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The biopsychosocial model of infant development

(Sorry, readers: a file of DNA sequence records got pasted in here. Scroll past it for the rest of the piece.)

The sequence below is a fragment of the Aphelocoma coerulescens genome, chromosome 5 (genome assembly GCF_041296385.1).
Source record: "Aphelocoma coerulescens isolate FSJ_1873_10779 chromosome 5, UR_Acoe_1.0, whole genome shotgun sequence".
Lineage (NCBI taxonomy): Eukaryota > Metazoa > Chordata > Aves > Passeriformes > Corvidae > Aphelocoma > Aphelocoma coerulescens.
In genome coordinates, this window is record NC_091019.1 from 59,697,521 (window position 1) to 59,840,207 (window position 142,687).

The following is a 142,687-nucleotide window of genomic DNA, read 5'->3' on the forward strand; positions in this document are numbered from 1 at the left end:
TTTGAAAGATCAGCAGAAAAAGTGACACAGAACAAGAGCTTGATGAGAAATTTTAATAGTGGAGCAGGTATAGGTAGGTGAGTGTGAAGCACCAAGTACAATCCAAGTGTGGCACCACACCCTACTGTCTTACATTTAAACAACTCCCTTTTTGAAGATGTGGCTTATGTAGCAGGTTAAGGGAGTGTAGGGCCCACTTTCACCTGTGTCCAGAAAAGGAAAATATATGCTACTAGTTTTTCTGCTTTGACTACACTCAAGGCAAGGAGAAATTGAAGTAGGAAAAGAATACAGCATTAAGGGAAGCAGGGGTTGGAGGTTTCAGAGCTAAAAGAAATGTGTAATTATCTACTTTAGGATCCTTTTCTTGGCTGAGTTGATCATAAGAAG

The biopsychosocial model Clinicians working with infants and their parents are often called upon to consider a range of issues from both the infant’s and the parents’ points of view. Many concerns that are presented in a clinical setting may be described in a linear way, as a straightforward problem such as ‘He won’t eat’ or ‘I can’t get her to sleep’. There are multiple factors that may contribute to descriptions of problems such as these, and some parents may be further worried about existing physical or developmental concerns about their child. A comprehensive account of infant development needs to look at biological, psychological and sociocultural factors and the manner in which these interact and contribute to overall developmental outcome. This is called the biopsychosocial model and is an important framework for understanding developmental problems and for approaching intervention and prevention. Many clinical interventions and preventive programs aim to identify risk factors and enhance protective factors. It also follows from this model that developmental problems are multifactorial—that is, several factors usually interact to result in a particular problem and numerous different clusters of factors may interact to result in the same clinical presentation. The framework allows clinicians to consider a range of factors in formulating an approach to a problem that includes information from many sources, such as medical tests, observations, talking with the parents and understanding their observations.

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